Take the Steps to Reduce Food Waste
At a young age, we learned to feel guilty for wasting food because there are people out there who don’t have any. As we get older, the guilt fades, but the truth is the amount of food wasted globally each year is more than enough to feed nearly 1 billion hungry people. Most people don’t realize how much food they throw away – from uneaten leftovers to spoiled produce. More than 96 percent of the food we throw away ends up in landfills. In 2011, we tossed more than 36 million tons of food waste into our landfills. Once in the landfill, food breaks down to produce methane, a greenhouse gas which contributes to climate change.
Reducing food waste has many benefits, from reducing methane emissions to saving you money. This isn’t a call for you to stuff yourself at the dinner table until you’re full, but instead, we want to help everyone take the steps toward reducing food waste. Cutting back on food waste is easy once you get the hang of it.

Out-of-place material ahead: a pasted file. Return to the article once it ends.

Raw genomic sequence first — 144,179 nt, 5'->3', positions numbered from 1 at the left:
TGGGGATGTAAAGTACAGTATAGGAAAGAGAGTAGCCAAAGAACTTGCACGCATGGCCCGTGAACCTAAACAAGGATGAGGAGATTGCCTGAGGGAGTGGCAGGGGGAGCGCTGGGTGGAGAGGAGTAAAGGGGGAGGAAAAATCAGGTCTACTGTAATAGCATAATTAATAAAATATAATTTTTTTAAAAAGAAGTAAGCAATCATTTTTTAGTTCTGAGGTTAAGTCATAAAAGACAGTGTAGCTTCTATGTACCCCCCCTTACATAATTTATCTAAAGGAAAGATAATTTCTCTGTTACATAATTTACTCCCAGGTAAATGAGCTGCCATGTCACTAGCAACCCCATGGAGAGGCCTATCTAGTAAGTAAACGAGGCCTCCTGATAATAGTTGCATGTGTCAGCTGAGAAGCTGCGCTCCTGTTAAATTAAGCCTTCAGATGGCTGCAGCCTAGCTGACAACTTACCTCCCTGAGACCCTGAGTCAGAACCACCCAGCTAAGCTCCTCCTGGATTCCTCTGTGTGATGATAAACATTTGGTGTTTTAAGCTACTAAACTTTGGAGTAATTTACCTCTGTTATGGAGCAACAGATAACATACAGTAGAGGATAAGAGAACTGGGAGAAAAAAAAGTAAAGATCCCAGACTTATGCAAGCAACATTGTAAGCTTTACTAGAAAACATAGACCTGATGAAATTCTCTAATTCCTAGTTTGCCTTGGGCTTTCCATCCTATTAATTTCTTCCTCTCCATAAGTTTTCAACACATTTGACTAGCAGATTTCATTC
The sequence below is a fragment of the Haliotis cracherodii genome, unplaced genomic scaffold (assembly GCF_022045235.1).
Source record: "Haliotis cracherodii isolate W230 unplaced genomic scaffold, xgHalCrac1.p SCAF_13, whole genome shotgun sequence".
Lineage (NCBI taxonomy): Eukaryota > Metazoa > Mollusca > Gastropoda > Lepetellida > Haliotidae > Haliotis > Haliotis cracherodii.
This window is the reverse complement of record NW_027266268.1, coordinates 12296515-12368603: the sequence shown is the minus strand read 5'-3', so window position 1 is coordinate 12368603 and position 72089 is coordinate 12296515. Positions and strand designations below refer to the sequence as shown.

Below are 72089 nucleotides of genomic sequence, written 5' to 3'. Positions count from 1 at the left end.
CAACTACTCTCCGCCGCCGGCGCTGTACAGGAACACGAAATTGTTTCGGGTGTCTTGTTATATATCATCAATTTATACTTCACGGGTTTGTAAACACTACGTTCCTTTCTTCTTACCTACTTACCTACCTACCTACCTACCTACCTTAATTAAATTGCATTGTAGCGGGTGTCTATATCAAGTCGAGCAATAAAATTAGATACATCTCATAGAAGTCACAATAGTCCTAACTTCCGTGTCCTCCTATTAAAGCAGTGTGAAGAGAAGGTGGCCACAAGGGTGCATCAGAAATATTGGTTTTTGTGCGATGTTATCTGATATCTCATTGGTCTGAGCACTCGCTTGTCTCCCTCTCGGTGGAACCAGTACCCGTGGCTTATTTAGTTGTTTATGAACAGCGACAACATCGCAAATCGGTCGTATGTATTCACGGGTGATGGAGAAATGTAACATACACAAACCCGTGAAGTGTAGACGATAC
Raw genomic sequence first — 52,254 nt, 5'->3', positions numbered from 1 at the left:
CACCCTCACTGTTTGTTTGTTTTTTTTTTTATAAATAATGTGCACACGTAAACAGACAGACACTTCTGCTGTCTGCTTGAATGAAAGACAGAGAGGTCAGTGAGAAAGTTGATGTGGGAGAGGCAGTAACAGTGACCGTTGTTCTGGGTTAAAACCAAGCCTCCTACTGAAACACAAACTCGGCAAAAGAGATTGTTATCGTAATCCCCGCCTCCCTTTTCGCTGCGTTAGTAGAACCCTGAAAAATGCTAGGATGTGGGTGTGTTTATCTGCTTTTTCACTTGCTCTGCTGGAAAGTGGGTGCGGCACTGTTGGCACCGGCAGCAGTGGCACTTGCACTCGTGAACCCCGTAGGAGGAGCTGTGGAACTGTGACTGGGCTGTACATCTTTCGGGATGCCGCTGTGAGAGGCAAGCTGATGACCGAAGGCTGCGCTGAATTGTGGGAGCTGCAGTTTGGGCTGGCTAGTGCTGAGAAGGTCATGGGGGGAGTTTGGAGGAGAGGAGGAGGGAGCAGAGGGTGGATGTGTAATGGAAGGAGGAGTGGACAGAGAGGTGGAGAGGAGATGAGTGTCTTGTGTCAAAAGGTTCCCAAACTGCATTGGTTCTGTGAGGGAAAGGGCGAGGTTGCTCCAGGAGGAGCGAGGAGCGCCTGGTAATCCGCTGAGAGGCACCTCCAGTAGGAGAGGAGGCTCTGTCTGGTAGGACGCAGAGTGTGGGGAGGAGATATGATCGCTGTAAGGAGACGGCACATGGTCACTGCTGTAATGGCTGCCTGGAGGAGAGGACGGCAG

Start by taking stock of what’s already in your refrigerator. Prepare what you already have at home before you buy more food. If your cabinets and refrigerator are looking bare, plan out your meals for the week and make a list. Using a grocery lists helps prevent “shopping with your eyes,” which is when you see something not on your list but make up a reason to buy it.
Like, “Oh! Navel oranges are on sale, I should buy a bag.”
Although your intentions are good, the majority of the time if the oranges were not on the list or planned for a meal, a few of them are left going bad. Using a list also helps stop you from buying in bulk. Although some items like toilet paper are great to buy in bulk, buying food in bulk is not always worth it.
Managing your leftovers is another way to reduce food waste. 56% of the food we throw away are leftover meals we either forgot about or didn’t finish in time. If you don’t think you’ll finish a meal the day after it’s prepared, freeze it and save it for later!
These are only a few things you can do to reduce food waste. What do you think we should add to the list? Tell us on our Facebook page!